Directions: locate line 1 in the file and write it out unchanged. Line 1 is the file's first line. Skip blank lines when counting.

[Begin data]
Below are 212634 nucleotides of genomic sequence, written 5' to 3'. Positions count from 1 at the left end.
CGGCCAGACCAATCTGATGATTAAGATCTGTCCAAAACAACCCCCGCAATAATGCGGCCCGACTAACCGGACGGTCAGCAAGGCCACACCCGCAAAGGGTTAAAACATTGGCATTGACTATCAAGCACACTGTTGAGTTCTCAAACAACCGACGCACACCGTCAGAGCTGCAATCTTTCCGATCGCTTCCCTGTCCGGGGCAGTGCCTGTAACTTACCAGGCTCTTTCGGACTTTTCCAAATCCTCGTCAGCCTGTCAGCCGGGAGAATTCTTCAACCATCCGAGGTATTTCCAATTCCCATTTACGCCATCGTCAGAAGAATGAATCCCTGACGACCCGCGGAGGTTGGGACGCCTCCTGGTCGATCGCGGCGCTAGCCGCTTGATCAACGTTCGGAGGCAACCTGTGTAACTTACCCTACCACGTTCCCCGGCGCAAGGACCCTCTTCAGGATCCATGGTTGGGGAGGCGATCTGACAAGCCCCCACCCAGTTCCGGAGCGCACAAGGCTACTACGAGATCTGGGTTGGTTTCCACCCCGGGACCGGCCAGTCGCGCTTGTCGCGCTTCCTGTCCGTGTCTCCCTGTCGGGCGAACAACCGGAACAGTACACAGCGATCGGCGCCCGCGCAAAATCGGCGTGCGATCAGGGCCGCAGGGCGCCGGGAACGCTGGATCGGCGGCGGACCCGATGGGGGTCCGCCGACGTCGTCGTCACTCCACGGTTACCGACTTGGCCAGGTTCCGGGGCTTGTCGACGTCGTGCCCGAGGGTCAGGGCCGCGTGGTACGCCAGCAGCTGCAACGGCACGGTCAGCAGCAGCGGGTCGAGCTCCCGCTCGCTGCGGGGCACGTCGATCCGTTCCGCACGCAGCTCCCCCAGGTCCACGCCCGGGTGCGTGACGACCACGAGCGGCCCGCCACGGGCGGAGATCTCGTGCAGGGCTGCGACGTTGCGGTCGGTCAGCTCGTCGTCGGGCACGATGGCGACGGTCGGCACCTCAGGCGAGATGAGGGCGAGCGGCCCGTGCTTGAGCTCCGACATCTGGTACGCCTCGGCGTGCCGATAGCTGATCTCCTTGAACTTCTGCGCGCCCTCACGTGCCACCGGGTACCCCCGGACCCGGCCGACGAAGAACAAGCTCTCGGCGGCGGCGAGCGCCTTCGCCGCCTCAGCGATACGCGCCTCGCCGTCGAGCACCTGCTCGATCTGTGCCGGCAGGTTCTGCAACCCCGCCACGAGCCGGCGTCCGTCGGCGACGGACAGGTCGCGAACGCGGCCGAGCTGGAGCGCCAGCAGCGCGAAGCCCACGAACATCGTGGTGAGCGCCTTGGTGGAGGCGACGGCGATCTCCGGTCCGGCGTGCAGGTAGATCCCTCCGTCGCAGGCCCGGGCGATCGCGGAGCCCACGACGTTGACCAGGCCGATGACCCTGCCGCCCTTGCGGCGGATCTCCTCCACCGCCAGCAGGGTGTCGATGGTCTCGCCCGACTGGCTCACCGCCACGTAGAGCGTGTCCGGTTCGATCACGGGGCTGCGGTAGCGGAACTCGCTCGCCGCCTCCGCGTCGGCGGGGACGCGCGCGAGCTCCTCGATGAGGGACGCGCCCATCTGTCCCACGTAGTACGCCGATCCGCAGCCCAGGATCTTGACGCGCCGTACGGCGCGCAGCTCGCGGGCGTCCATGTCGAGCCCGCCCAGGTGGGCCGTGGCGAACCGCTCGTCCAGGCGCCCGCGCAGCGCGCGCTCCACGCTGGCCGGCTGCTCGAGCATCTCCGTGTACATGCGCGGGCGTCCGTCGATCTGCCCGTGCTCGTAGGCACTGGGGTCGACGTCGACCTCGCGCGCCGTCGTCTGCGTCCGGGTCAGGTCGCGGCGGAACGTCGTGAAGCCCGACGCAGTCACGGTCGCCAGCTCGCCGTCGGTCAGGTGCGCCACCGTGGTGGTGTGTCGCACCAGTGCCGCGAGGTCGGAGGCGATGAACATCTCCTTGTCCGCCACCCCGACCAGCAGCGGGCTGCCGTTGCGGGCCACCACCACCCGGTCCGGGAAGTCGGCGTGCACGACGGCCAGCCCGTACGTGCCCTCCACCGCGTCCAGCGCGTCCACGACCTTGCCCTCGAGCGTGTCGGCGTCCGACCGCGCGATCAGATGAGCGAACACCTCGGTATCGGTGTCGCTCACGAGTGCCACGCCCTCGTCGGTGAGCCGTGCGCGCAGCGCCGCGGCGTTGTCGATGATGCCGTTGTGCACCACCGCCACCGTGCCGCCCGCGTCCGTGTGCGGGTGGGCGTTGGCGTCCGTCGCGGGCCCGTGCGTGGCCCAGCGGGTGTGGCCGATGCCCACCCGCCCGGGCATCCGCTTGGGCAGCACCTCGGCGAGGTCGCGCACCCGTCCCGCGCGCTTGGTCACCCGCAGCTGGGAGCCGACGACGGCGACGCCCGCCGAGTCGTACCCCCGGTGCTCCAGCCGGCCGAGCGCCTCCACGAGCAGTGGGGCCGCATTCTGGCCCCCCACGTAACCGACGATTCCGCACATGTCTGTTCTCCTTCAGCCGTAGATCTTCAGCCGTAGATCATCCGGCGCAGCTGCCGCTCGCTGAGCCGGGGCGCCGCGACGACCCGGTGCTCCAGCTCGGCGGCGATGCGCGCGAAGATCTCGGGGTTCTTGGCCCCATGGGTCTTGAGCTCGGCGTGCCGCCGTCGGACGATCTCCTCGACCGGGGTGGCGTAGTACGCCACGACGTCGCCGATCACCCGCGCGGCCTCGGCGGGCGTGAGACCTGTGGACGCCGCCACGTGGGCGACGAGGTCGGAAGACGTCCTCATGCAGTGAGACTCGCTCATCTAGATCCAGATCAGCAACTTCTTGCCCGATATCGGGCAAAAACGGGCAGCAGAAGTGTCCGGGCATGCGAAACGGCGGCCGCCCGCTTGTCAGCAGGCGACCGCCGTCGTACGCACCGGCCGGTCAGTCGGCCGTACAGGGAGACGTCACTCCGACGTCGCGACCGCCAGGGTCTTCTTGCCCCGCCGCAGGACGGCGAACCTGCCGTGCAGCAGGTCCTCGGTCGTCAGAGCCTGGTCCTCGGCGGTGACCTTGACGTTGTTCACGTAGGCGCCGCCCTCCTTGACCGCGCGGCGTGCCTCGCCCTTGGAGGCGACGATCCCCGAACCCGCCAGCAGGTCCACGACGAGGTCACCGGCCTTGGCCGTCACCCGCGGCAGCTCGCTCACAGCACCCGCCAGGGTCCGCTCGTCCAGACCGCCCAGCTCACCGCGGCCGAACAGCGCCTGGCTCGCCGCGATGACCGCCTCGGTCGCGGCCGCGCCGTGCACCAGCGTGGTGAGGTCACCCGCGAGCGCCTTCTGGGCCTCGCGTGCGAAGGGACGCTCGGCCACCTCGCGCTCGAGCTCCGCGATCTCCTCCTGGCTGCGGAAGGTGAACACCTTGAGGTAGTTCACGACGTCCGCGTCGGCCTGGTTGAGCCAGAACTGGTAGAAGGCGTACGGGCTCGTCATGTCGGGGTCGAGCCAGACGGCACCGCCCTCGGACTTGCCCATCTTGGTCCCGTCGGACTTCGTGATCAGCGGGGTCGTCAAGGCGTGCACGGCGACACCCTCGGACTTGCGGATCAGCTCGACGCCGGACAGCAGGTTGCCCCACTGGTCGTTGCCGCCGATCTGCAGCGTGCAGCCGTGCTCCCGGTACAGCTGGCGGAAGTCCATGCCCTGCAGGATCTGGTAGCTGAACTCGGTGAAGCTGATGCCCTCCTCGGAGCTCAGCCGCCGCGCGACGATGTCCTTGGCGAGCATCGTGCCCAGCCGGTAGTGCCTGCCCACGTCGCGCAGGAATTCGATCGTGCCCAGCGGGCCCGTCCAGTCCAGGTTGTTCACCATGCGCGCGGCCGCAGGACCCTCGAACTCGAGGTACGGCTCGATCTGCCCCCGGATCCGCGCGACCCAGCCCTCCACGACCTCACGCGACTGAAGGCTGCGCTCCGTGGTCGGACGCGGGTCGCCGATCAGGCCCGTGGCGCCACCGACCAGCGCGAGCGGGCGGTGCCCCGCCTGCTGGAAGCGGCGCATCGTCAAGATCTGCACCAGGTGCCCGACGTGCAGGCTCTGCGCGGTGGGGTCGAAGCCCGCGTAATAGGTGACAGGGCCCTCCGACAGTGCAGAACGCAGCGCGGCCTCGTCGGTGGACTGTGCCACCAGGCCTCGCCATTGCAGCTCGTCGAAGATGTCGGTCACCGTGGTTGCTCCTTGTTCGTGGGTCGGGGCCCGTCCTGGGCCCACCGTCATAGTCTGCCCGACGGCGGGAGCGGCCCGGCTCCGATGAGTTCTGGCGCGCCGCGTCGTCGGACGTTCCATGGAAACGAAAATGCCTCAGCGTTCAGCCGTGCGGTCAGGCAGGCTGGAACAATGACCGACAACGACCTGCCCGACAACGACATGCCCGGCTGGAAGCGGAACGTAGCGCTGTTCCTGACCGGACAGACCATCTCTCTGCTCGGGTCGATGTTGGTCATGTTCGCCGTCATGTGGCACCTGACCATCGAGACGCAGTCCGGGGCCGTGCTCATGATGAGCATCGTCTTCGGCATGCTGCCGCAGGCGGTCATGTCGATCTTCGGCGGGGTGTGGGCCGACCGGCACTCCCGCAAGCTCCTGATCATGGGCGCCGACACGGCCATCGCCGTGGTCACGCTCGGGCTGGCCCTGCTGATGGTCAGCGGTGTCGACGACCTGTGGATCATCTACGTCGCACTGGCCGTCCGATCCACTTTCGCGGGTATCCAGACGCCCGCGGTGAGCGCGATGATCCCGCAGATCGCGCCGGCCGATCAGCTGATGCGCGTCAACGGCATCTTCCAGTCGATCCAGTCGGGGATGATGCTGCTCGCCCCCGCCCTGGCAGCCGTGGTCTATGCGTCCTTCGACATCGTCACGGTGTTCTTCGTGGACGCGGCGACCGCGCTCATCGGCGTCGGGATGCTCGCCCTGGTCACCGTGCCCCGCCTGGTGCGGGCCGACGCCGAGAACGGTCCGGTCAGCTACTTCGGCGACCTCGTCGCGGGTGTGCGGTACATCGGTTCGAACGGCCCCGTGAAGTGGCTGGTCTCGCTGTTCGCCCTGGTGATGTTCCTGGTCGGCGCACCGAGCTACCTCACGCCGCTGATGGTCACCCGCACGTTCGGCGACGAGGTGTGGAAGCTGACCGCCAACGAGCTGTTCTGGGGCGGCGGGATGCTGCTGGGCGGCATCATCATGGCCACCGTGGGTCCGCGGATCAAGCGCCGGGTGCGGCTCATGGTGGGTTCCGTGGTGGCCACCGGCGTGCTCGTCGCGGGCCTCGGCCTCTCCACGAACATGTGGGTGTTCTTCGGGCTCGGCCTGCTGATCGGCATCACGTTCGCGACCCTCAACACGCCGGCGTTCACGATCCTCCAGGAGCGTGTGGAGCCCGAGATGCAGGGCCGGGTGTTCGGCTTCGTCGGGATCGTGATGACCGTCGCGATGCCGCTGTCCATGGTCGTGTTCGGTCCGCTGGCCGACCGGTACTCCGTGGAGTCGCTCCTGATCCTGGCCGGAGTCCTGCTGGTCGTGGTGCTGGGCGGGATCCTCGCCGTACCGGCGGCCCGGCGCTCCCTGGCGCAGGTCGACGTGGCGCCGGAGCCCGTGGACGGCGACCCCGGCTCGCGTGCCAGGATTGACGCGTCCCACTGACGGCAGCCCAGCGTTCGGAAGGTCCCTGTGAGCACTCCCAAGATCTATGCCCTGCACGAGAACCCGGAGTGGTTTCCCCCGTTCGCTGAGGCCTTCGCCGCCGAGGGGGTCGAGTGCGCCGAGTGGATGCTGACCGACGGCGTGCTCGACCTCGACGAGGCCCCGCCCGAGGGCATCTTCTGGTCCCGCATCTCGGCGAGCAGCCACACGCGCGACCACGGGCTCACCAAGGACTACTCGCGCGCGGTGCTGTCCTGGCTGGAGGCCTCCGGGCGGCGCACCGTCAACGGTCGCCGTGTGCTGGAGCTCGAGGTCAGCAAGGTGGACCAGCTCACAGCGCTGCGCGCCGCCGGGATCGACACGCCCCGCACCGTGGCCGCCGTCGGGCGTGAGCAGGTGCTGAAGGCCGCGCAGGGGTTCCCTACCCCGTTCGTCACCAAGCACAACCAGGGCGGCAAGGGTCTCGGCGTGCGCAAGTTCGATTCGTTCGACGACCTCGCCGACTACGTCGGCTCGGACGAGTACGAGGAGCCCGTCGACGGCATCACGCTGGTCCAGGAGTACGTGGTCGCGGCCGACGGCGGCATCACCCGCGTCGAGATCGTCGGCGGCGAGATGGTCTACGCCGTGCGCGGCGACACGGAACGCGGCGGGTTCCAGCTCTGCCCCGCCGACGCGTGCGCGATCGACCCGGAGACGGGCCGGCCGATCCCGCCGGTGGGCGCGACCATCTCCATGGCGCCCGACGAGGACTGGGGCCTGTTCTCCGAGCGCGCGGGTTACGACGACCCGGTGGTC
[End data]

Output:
Below are 212634 nucleotides of genomic sequence, written 5' to 3'. Positions count from 1 at the left end.